Western States publishes finish rates for each edition of the race on its website, but data on which runners did not finish (DNF) is not available on UltraSignup for all years. Therefore, I did not drill down into whether factors such as age group or competition level impacted a runner’s likelihood of getting a DNF.
How the Distribution of Finishing Times Changes with Different Temperatures
Proportionally speaking, the most pronounced effects of the heat are seen at the very front and back of the pack. There are relatively more runners finishing in 19 hours or less on cool years when the daytime high was 85F or cooler. There are 3% more runners finishing in what is called the Golden Hour of the race on hot years, pushing hard for finishes of 29 hours or longer but within the event’s 30-hour cutoff.
This general trend of finishing times being slower on hot years is true of both men and women. On particularly hot years, both the men’s and women’s fields have proportionally more runners finishing in the final hours of the race.
One interesting trend highlighted in the charts below is that there are proportionately more runners in the men’s field finishing between 23 and 24 hours. Western States awards a silver buckle to every runner finishing in 24 hours or less, and it appears that incentive has a more visible impact on men’s finishing times.
With respect to age group, the heat appears to have a less pronounced impact on the finishing times of finishers aged 40 and under. When comparing results in cool and hot years by finishing hour, the proportion of these runners finishing within a particular hour never varied by more than 1%.
The effects of heat were a little more pronounced among runners aged 40 and over. Finishers in these age groups were relatively closer to the 30-hour cutoff in the hottest years. Notable findings for these runners included:
- Meghan Canfield is the only grand master (runners aged 50 and over) to finish in under 20 hours on a hot year; finishing in a time of 19:30:50 at the age of 52 in 2013, when the temperature peaked at 102F on race day.
- On hot years, 37% of all finishers aged 50 or over have a finishing time of 29 hours or more, compared to 32% of grand masters finishers in cool years.
- The proportion of masters runners (aged 40 to 49) finishing in the Golden Hour jumps from 16% to 23% when comparing results from the races coolest and hottest years.
Course Conditions Also Affect Finishing Times
Continuing with our findings you already knew but can now quantify, the Western States course is faster when there’s no snow on it.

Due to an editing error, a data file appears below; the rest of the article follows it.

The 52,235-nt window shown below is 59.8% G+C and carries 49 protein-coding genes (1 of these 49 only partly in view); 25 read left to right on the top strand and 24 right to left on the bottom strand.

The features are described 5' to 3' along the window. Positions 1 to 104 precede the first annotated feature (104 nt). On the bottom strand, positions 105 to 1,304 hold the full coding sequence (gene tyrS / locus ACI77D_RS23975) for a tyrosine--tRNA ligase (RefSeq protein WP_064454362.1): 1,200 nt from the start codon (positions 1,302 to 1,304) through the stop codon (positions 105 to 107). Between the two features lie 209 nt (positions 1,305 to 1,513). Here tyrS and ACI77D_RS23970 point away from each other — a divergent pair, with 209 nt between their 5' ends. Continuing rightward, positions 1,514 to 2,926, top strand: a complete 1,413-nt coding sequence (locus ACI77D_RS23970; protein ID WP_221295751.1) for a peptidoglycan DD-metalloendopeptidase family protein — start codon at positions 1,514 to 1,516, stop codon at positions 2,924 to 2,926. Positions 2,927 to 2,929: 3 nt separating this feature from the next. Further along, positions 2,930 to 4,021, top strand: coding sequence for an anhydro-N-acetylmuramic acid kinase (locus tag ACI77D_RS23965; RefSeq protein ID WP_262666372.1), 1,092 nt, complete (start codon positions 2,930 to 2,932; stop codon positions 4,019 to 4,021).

The Western States course starts in Olympic Valley, California, with runners climbing an escarpment and then spending some miles in the high country before descending into the canyons and eventually the low elevation finish line. Runners are ferried across the American River by boat, located at mile 78 on the race course, on years when water levels are high, and cross on foot with the assistance of a guide rope when water levels are lower. Western States publishes historical data for years when snowpack was notable and therefore water levels were likely high and boats were more likely used at the river crossing.
For years when Western States has noted moderate snowpack or a snow route in its results archive, the median finishing times are over 20 minutes slower compared to years where snow conditions were not noteworthy.
Looking to the future, it will be fascinating to see whether the temperature factor will be different for runners at Western States. On one hand, more runners are adopting science-based cooling protocols to mitigate the physiological and psychological effects of warm temperatures. On the other hand, climate scientists warn we can expect warmer temperatures and extreme weather such as forest fires to continue affecting us. I am deeply invested in that future, but cannot comment on it. I have a spreadsheet, not a crystal ball.
Call for Comments
- Did you expect the impact of heat on finishing times and finisher rates to be more or less pronounced?
- Does your own experience of running in heat align with these findings?
- Any last-minute advice for Western States 100 runners preparing to contend with the course and possible heat?